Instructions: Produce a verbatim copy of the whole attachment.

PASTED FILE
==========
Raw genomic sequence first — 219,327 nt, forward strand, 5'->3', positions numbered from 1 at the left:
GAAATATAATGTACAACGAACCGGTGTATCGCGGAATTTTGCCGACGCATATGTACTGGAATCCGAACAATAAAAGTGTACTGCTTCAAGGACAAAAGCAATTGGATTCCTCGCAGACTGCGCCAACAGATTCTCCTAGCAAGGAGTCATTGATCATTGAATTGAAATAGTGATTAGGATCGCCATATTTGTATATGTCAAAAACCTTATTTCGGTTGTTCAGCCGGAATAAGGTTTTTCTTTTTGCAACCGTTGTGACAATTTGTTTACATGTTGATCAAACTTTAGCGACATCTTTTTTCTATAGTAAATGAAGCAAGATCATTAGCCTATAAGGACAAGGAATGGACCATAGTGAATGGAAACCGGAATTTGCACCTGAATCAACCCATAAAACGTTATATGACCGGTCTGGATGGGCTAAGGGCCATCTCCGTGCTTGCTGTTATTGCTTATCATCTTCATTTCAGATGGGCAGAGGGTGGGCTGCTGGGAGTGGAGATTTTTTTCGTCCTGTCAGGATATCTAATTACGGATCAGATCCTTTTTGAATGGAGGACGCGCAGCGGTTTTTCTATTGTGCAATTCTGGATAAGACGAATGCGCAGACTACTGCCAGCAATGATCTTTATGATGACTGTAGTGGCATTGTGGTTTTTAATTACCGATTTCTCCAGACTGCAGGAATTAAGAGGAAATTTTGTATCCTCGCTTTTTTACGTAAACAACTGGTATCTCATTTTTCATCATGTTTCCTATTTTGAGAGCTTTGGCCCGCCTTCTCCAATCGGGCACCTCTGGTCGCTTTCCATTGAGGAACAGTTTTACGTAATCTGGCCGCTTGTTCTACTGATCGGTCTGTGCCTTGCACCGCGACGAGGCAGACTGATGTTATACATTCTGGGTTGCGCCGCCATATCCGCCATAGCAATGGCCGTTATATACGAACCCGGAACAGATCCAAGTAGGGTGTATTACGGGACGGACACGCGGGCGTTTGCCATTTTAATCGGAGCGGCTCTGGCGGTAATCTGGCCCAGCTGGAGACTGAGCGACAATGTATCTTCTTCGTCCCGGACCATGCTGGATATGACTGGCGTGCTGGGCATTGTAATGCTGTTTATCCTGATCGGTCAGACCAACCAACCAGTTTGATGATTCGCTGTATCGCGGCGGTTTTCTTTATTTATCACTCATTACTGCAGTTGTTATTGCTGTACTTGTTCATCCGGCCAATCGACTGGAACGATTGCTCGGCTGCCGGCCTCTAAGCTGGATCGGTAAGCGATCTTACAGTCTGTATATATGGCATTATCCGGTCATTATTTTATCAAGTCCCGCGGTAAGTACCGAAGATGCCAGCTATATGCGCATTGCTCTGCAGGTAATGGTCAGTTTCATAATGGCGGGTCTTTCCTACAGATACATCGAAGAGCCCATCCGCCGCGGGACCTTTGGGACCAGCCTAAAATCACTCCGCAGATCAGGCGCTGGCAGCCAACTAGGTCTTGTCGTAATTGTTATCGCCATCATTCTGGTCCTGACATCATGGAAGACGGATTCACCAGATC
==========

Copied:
Raw genomic sequence first — 219,327 nt, forward strand, 5'->3', positions numbered from 1 at the left:
GAAATATAATGTACAACGAACCGGTGTATCGCGGAATTTTGCCGACGCATATGTACTGGAATCCGAACAATAAAAGTGTACTGCTTCAAGGACAAAAGCAATTGGATTCCTCGCAGACTGCGCCAACAGATTCTCCTAGCAAGGAGTCATTGATCATTGAATTGAAATAGTGATTAGGATCGCCATATTTGTATATGTCAAAAACCTTATTTCGGTTGTTCAGCCGGAATAAGGTTTTTCTTTTTGCAACCGTTGTGACAATTTGTTTACATGTTGATCAAACTTTAGCGACATCTTTTTTCTATAGTAAATGAAGCAAGATCATTAGCCTATAAGGACAAGGAATGGACCATAGTGAATGGAAACCGGAATTTGCACCTGAATCAACCCATAAAACGTTATATGACCGGTCTGGATGGGCTAAGGGCCATCTCCGTGCTTGCTGTTATTGCTTATCATCTTCATTTCAGATGGGCAGAGGGTGGGCTGCTGGGAGTGGAGATTTTTTTCGTCCTGTCAGGATATCTAATTACGGATCAGATCCTTTTTGAATGGAGGACGCGCAGCGGTTTTTCTATTGTGCAATTCTGGATAAGACGAATGCGCAGACTACTGCCAGCAATGATCTTTATGATGACTGTAGTGGCATTGTGGTTTTTAATTACCGATTTCTCCAGACTGCAGGAATTAAGAGGAAATTTTGTATCCTCGCTTTTTTACGTAAACAACTGGTATCTCATTTTTCATCATGTTTCCTATTTTGAGAGCTTTGGCCCGCCTTCTCCAATCGGGCACCTCTGGTCGCTTTCCATTGAGGAACAGTTTTACGTAATCTGGCCGCTTGTTCTACTGATCGGTCTGTGCCTTGCACCGCGACGAGGCAGACTGATGTTATACATTCTGGGTTGCGCCGCCATATCCGCCATAGCAATGGCCGTTATATACGAACCCGGAACAGATCCAAGTAGGGTGTATTACGGGACGGACACGCGGGCGTTTGCCATTTTAATCGGAGCGGCTCTGGCGGTAATCTGGCCCAGCTGGAGACTGAGCGACAATGTATCTTCTTCGTCCCGGACCATGCTGGATATGACTGGCGTGCTGGGCATTGTAATGCTGTTTATCCTGATCGGTCAGACCAACCAACCAGTTTGATGATTCGCTGTATCGCGGCGGTTTTCTTTATTTATCACTCATTACTGCAGTTGTTATTGCTGTACTTGTTCATCCGGCCAATCGACTGGAACGATTGCTCGGCTGCCGGCCTCTAAGCTGGATCGGTAAGCGATCTTACAGTCTGTATATATGGCATTATCCGGTCATTATTTTATCAAGTCCCGCGGTAAGTACCGAAGATGCCAGCTATATGCGCATTGCTCTGCAGGTAATGGTCAGTTTCATAATGGCGGGTCTTTCCTACAGATACATCGAAGAGCCCATCCGCCGCGGGACCTTTGGGACCAGCCTAAAATCACTCCGCAGATCAGGCGCTGGCAGCCAACTAGGTCTTGTCGTAATTGTTATCGCCATCATTCTGGTCCTGACATCATGGAAGACGGATTCACCAGATC